Yet, here were are in the present day. Natal is going to be released at the end of the year, as is Sony’s motion controller. The world is obsessed with ‘casual gaming’ and the Wii, and several masterpieces are being over-looked because they are played like games of a dead age, an age that existed only 10 years ago. I find that this “evolution of technology” is not expanding game development, rather it is simply opening one door and closing another. If developers continue to step in this direction, game development is going to be extremely limited. Natal is by far the most restrictive, for it throws away buttons entirely for a camera controller. Natal has a lot of possibilities with it, but it cannot be seen as the future of gaming, for it is simply an accessory. Games such as Final Fantasy XIII and Bayonetta could never be played on Natal. So are developers supposed to throw away the action and RPG genre all together to compromise with this “future”?

Then there is this changing gaming market that we live in, where innovation has gone from different gameplay systems, such as Chrono Trigger multiple endings and team attacks, to clever use of gimmicks, such as utilizing a remote to match a person’s hand gestures so they can play table tennis in a videogame. This is where innovation now lies: utilizing technology to fool a player into thinking they playing something that it incredible, but it is simply something hollow. Uncharted 2 may have incredible graphics, top-class voice acting, and great cinematics, but it is still a simple 3rd person shooter, the same that we played 3 years ago with the first Uncharted, and even before that with Gear of War.

Innovation doesn’t come from technology, rather it comes from excellent ideas and proper execution of technology. Playing a game online is not innovation, but utilizing the internet to create mass communication within a single-player quest is innovative. Of course, I speak of Demon’s Souls very clever use of online functionality to allow player to communicate and help each other in the main quest by giving each other messages and loot. Furthermore, innovation doesn’t require technology, not at all. A great example is a game many are now becoming familiar with: Bayonetta. Bayonetta provides innovation in it’s superb gameplay, which revolves around utilizing two weapon sets at one time, as well as many accessories, techniques, and transformations; which can all be utilized in a wide variety of manner; thereby creating a very unique experience for players. While many developers brag about how one can make several story decisions to change the outcome of a game’s story, Team Little Angels brings that aspect to the gameplay itself, creating a great feeling of individuality and freedom to what the player ‘feels’ the most in videogames: the gameplay. This feeling of freedom in gameplay is usually exclusive to the RPG genre, but now falls into the action genre. An excellent achievement in my eyes.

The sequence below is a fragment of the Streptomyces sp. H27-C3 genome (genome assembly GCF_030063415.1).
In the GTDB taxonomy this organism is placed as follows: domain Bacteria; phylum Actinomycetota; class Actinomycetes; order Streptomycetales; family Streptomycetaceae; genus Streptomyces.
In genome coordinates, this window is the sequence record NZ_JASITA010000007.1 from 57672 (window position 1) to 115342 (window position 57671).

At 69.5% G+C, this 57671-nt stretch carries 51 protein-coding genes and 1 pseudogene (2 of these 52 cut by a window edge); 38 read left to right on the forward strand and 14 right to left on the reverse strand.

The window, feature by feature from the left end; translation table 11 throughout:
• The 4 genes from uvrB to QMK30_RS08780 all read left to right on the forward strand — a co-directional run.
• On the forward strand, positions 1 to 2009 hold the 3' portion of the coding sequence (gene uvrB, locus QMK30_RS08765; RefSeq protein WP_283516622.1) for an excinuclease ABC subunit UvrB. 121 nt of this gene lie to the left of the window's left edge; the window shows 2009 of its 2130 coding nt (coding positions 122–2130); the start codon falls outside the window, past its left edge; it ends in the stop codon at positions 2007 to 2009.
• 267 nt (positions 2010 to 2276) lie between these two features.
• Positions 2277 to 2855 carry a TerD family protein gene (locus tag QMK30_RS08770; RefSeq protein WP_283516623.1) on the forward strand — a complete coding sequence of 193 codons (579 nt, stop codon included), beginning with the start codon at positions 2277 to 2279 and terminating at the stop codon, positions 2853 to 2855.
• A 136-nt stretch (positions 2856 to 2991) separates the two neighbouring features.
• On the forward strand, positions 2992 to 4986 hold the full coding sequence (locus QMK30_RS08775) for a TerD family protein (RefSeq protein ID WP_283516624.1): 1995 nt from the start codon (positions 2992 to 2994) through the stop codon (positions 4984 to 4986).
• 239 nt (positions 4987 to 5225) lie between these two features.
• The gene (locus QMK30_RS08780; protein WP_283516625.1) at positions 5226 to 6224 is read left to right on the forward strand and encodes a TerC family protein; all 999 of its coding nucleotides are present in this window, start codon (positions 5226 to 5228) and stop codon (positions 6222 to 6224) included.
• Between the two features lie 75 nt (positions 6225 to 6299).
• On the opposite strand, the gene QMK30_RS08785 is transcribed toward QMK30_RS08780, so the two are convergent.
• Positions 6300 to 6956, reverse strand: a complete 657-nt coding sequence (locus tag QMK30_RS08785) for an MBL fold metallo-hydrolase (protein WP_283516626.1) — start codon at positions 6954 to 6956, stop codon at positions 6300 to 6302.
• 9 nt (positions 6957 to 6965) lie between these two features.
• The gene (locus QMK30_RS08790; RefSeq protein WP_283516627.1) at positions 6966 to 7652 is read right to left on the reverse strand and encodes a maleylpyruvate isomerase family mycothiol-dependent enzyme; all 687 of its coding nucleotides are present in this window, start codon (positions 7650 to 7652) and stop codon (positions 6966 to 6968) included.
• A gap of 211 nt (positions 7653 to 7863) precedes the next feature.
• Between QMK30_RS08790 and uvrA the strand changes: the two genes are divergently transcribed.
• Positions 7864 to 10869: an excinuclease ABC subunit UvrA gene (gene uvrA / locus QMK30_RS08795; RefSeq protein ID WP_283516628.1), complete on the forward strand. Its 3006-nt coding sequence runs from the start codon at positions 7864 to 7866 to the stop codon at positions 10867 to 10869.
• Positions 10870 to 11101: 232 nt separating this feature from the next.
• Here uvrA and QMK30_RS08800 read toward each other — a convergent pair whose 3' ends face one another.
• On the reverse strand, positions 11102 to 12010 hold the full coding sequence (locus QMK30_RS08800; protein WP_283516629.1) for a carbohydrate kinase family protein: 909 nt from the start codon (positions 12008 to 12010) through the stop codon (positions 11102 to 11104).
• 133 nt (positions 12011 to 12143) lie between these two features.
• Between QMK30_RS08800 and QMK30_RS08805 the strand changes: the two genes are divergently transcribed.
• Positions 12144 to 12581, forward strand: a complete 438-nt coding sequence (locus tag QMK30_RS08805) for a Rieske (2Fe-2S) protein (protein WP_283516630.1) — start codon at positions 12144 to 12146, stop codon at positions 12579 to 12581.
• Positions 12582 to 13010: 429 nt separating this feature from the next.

Bayonetta is a fantastic example of an incredible gaming experience on the current generation of consoles; yet, what is so excellent is how it is not at all reliant upon the technology of this age, for the gameplay ideas it has could have been utilized in past console generations, it is simply that they have only come to existence now. It makes me wonder what the 3D action genre could have been if the ideas utilized in Bayonetta were done 10 years ago.

What truly is the saddest thing about videogames in this present time is how there is a severe lack of passion in game development as opposed to past generations. Not to say that there is no passion in videogames anymore, games like Bayonetta, The World End With You, Muramasa: The Demon Blade, No More Heroes, and Kingdom Hearts: Birth By Sleep show a lot of passion from their developers. It is simply that there is far less passion shown by game developers these days. I believe it is that developers want too much to utilize the technology they have that the ‘essence’ of their vision is lost among the millions of polygons.